Frustration of a Radical
William Dudley Haywood's practical accomplishments were neither considerable nor permanent. He helped to win a better life for thousands of hard-rock miners, but his part in their battle was passing and intangible. The miners' self-reliance, militance, and diligence were deeply ingrained in them; their union was strong and established before Haywood became a molding force in it, and long survived him. The Wobblies, more dependent on Haywood, were less lucky. Their demise as an effective group was not Haywood's fault. His policies, in fact, were infusing the IWW with a promising stability when the Socialist Party's rebuff and the federal government's repression started the union toward oblivion.
No institution stands as Haywood's monument. No gleaming aluminum and glass "labor temple" is named for him, and his uncomely face has never adorned a postage stamp. His legacy is historical and symbolic. He exemplified for the world the doughtiness of the western miner. He stood up for wretched immigrant workers when the organized labor movement scorned them. He gave the nation an unnoticed lesson in personal freedom from racial bigotry in an age when racism ruled labor union, university, and White House. And Haywood was willing, in all but the last instance, to risk the penalties of being a dissenter in a country which is at the same time the most libertarian of lands and the meanest scourge of dissent.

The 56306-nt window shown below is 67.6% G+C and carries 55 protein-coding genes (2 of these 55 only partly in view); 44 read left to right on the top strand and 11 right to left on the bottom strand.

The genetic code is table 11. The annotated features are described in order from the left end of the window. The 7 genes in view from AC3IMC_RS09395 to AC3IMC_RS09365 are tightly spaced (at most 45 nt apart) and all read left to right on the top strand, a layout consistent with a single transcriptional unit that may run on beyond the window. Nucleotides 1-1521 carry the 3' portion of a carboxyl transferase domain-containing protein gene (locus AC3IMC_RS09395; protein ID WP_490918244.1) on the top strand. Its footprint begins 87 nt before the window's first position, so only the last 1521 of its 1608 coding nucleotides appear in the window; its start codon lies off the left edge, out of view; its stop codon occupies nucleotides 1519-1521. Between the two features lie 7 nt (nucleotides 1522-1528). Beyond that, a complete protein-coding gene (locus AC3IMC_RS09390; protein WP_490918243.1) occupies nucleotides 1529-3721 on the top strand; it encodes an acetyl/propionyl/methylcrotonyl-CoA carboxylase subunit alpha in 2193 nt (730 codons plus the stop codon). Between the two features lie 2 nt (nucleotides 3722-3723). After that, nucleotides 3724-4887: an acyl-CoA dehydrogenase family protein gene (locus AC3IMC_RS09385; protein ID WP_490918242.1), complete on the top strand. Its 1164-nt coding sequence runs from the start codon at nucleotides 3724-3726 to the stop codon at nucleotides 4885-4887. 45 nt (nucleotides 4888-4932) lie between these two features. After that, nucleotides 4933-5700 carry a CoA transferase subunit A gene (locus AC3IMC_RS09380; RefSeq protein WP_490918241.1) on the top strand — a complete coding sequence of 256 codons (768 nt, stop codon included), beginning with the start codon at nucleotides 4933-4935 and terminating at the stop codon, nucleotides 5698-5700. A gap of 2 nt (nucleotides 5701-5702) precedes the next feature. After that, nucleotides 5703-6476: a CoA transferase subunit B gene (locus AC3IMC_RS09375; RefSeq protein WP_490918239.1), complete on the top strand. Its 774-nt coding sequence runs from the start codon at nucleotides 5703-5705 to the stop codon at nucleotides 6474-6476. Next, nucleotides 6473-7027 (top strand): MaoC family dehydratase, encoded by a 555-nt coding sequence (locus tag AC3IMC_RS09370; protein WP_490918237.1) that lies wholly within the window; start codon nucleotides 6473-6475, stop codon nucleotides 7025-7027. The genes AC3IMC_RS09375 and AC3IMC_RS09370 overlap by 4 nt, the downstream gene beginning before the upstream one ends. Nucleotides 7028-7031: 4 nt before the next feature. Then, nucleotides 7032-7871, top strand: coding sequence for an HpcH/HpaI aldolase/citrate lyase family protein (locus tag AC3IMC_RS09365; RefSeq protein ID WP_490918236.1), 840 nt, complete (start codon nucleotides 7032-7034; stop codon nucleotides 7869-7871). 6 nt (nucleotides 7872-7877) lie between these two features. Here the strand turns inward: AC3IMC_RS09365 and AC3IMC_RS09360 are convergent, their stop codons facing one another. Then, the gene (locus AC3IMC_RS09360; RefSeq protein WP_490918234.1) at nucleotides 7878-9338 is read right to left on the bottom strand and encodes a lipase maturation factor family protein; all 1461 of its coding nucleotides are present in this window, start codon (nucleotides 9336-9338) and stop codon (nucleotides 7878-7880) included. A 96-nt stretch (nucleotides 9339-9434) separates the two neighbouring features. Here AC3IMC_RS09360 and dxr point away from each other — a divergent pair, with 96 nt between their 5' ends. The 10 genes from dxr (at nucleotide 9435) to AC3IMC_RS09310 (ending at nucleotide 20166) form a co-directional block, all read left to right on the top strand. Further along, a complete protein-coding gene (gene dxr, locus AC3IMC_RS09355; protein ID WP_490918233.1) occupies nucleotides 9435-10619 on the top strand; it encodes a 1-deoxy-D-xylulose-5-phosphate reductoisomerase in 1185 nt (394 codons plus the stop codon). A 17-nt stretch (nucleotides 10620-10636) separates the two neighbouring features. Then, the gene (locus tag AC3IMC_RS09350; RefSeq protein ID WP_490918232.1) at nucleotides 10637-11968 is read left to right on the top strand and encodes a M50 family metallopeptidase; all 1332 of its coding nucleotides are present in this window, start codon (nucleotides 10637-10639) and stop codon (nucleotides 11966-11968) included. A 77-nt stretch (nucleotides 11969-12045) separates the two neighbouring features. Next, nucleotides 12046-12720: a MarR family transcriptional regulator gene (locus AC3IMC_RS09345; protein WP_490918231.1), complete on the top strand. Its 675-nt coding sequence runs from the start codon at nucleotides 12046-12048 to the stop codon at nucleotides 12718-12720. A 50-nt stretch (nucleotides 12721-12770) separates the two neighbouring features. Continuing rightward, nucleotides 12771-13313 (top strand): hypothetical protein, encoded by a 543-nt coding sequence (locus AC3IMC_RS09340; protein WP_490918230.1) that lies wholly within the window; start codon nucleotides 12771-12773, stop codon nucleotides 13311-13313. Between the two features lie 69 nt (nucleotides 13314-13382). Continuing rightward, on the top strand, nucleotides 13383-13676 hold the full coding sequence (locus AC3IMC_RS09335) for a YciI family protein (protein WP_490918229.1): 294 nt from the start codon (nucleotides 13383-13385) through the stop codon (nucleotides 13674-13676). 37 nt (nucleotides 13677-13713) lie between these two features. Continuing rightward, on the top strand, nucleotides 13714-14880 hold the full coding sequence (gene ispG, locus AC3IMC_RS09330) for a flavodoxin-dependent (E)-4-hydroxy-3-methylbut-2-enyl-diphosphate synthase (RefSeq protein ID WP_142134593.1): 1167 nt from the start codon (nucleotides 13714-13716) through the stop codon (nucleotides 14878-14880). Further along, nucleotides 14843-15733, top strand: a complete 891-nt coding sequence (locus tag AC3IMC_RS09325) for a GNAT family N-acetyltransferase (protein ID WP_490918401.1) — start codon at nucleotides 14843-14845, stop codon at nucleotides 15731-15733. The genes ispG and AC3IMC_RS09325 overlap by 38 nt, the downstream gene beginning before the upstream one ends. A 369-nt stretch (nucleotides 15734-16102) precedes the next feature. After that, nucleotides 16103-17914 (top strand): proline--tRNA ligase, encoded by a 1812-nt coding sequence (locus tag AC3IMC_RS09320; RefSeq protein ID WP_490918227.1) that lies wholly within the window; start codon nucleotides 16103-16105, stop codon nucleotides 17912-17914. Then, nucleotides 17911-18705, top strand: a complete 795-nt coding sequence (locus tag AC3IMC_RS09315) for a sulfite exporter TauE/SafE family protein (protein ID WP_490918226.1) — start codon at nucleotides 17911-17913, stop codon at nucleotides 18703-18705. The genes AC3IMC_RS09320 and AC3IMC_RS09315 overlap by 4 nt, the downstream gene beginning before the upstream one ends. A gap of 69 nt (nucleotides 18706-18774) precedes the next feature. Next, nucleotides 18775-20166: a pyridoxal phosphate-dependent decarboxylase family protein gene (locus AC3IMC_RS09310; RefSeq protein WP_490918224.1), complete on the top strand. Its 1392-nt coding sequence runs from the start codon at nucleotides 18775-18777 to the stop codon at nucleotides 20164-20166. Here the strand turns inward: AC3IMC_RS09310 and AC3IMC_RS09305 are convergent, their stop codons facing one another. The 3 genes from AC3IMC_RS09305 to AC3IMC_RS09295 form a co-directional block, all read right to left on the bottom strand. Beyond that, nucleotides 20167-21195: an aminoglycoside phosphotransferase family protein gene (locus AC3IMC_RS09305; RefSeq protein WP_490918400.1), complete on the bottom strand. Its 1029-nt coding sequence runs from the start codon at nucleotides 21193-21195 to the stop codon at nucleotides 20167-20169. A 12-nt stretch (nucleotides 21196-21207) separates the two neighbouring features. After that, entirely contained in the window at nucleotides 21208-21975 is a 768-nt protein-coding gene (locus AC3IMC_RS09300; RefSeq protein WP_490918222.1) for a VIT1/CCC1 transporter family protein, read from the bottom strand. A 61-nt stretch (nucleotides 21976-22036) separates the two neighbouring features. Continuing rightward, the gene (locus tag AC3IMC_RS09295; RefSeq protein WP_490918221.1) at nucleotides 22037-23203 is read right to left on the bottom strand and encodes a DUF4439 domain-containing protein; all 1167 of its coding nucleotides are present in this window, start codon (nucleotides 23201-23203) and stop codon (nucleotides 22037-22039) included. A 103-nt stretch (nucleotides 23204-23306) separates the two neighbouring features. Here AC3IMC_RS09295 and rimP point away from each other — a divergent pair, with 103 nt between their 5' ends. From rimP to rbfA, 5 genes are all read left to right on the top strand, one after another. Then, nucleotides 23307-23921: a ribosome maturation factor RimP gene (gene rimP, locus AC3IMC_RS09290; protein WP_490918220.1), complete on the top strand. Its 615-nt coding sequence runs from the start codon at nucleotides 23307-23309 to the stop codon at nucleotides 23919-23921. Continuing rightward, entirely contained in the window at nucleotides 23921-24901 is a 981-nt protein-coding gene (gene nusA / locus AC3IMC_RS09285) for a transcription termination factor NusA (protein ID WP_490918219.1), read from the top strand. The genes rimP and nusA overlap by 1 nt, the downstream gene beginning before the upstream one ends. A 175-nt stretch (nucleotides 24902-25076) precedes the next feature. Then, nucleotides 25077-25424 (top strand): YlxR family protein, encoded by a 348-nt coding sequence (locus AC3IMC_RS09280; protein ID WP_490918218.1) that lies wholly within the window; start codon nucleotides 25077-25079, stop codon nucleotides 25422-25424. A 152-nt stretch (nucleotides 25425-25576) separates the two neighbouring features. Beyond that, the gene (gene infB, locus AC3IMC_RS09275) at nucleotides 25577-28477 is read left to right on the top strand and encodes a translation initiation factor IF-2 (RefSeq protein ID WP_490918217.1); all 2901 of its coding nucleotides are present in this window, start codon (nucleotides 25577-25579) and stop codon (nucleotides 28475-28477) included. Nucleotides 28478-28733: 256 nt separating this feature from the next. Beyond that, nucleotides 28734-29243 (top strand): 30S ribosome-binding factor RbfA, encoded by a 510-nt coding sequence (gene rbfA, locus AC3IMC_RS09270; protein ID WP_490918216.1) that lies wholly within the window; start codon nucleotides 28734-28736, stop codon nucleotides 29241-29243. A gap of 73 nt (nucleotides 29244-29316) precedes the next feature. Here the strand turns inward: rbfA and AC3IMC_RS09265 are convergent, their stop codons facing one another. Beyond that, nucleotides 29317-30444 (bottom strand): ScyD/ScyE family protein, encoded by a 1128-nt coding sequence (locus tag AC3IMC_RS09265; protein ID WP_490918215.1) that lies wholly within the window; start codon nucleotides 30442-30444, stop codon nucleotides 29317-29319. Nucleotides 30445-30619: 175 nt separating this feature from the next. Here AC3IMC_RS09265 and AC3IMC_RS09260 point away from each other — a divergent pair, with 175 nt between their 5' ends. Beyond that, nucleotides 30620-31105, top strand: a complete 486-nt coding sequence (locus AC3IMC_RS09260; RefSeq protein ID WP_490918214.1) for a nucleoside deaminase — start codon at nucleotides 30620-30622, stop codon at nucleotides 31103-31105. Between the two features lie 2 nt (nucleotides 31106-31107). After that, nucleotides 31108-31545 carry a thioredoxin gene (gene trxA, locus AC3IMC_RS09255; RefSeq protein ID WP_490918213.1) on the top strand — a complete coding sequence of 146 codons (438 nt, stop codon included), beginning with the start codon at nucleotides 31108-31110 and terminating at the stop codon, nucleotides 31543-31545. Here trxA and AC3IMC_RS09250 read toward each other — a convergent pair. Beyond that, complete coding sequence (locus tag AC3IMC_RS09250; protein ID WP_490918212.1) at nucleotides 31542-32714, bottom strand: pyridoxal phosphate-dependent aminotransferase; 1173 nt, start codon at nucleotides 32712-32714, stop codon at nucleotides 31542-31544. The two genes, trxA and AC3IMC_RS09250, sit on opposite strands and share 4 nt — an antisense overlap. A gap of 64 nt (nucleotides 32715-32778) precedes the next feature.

Haywood's enduring image as the epitome of the American